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I look for a example of family of atomic measures such that their sum is not atomic. A measure $\mu$ on a $\sigma$-algebra $S$ of subsets of $X$ is called atomic if every measurable set of positive measure contain an atom. Here by an atom we mean a set set $E\in S$ with $\mu(E)>0$ such that for every $F\subset E$ with $F\in S$ we have $\mu(F)=0$ or $\mu(E\setminus F)=0$).

I found the following example (page 651, Example 1.3) but I did not understand everything.

Assume that $X$ is a compact Hausdorff space in which all singletons are not in $G_\delta$ (Examples of such topologies are here). Let $S$ be a $\sigma$ -algebra generated by all compact $G_\delta$ subsets of $X$. For each $x \in X$ we define a measure $\mu_x$ on $S$ by putting $\mu_x(E)=1$ if $x \in E$ and $\mu_x(E)=0$ otherwise. Let $\mu$ be a measure on $S$ defined by $\mu(\emptyset)=0$ and $\mu(E)=\infty$ otherwise.

How to show that $\mu(E)=\sum \{\mu_x(E): x \in X\}$ for all $E\in S$?

It is clear that it suffices to know that every nonempty $E\in S$ is infinite.

Thanks for reading and I would appreciate it if you could solve my problem.

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This equality is true if $E$ is a compact $G_{\delta}$, since such a set cannot be finite by the hypothesis over the topological space. Now the set of $E$ such that this equality is true is a $\sigma$-algebra. – Davide Giraudo Dec 23 '11 at 13:28
Thanks. But maybe there is one problem in proving that sets for which the measures are equal form $\sigma$-algebra. Namely, let $E\neq \emptyset$, $E \neq X$ and measures on the LHS and on RHS be equal on $E$. Why then these measures are equal on $X\setminus E$ or equivalently why $X\setminus E$ is infinite? – L.T Dec 23 '11 at 15:50
Indeed, you're right, because for example $X\setminus\{x_0\}$ satisfies the last equality since $X$ is infinite, but not its complement. So maybe we have to show that $\mathcal A:=\{E\subset X, \mu(E)=\sum_{x\in X}\mu_x(E)\mbox{ and }\mu(E^c)=\sum_{x\in X}\mu_x(E^c)\}$ is a $\sigma$-algebra which contains $S$ – Davide Giraudo Dec 23 '11 at 15:53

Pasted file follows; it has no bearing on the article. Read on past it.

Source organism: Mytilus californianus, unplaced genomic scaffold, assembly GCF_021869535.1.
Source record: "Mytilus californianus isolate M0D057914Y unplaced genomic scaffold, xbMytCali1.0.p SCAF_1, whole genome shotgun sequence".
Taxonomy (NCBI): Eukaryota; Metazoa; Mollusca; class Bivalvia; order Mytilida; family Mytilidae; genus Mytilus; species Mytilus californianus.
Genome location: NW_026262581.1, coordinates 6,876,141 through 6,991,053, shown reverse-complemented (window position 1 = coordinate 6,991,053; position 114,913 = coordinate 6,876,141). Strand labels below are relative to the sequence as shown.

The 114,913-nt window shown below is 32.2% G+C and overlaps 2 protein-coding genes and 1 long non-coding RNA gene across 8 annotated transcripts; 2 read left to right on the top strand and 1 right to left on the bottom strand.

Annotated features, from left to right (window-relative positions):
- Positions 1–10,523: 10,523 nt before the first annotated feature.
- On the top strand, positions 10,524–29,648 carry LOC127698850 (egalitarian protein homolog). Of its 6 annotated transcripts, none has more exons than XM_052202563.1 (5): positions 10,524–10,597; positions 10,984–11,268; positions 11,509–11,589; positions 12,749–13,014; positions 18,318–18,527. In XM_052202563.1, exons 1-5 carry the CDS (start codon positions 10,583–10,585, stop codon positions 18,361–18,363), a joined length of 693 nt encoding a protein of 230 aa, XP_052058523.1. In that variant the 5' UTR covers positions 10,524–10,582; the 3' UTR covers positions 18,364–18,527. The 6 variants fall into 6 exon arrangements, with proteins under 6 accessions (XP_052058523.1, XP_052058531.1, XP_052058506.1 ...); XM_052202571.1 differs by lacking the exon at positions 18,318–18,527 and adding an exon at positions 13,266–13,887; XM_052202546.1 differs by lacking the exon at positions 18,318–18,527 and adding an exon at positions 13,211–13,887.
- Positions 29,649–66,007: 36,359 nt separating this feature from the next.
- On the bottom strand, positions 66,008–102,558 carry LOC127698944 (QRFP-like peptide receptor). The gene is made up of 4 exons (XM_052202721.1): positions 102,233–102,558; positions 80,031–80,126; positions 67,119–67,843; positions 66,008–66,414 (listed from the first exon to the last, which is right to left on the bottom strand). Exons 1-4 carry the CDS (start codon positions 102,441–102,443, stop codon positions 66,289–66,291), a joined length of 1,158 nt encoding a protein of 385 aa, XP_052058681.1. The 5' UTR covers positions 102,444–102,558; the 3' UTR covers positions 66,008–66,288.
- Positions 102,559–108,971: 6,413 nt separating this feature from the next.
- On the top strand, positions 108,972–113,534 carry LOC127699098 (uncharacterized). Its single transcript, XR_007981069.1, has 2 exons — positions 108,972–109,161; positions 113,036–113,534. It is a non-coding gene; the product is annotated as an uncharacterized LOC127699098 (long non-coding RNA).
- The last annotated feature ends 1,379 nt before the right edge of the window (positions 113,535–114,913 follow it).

up vote 3 down vote accepted

Let $\tau$ be the topology of $X$. Let $\mathscr{G}$ be the set of non-empty compact $G_\delta$ subsets of $X$; $\mathscr{G}\,$ is a base for a topology $\tau'$ on $X$. Let $\mathscr{V}=\{V\in\tau':X\setminus V\in\tau'\}$, the family of $\tau'$-clopen subsets of $X$; clearly $\mathscr{V}\;$ is closed under complementation. Moreover, every non-empty member of $\mathscr{V}\;$ is infinite.

Suppose that $G\in\mathscr{G}$. If $G=X$, then certainly $G\in\mathscr{V}$. Otherwise, $X\setminus G$ is a non-empty $\tau$-open subset of $X$. Let $x\in X\setminus G$ be arbitrary; there is a sequence $\langle U_n:n\in\omega\rangle$ of $\tau$-open nbhds of $x$ such that $U_0\subseteq X\setminus G$ and $U_n\supseteq\operatorname{cl}U_{n+1}\supseteq U_{n+1}$ for each $n\in\omega$. Let $$H=\bigcap_{n\in\omega} U_n=\bigcap_{n\in\omega}\operatorname{cl}U_n\;;$$ then $H$ is clearly a closed (and hence compact) $G_\delta$ in $\langle X,\tau\rangle$ with $x\in H\subseteq X\setminus G$. It follows that $X\setminus G\in\tau'$ and hence that $G\in\mathscr{V}$. Thus, $\mathscr{G}\subseteq \mathscr{V}$.

Now suppose that $\{V_n:n\in\omega\}\subseteq\mathscr{V}$, and let $V=\bigcup_n V_n$. Certainly $V\in\tau'$, so to show that $V\in\mathscr{V}$, it suffices to show that $X\setminus V\in\tau'$. Let $x\in X\setminus V\,$ be arbitrary. For each $n\in\omega$ there is a $G_n\in\mathscr{G}$ such that $x\in G_n\subseteq X\setminus V_n$. Let $G=\bigcap_n G_n$; then $x\in G\subseteq X\setminus V$, and $G\in\mathscr{G}$, so $X\setminus V\in\tau'$, $V\in\mathscr{V}$, and $\mathscr{V}\;$ is closed under countable unions.

Thus, $\mathscr{V}\;$ is a $\sigma$-algebra containing $\mathscr{G}$ whose non-empty members are infinite, and it follows that the non-empty members of the $\sigma$-algebra generated by $\mathscr{G}$ are infinite as well.

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Many thanks. It is a very nice proof. – L.T Dec 23 '11 at 21:52

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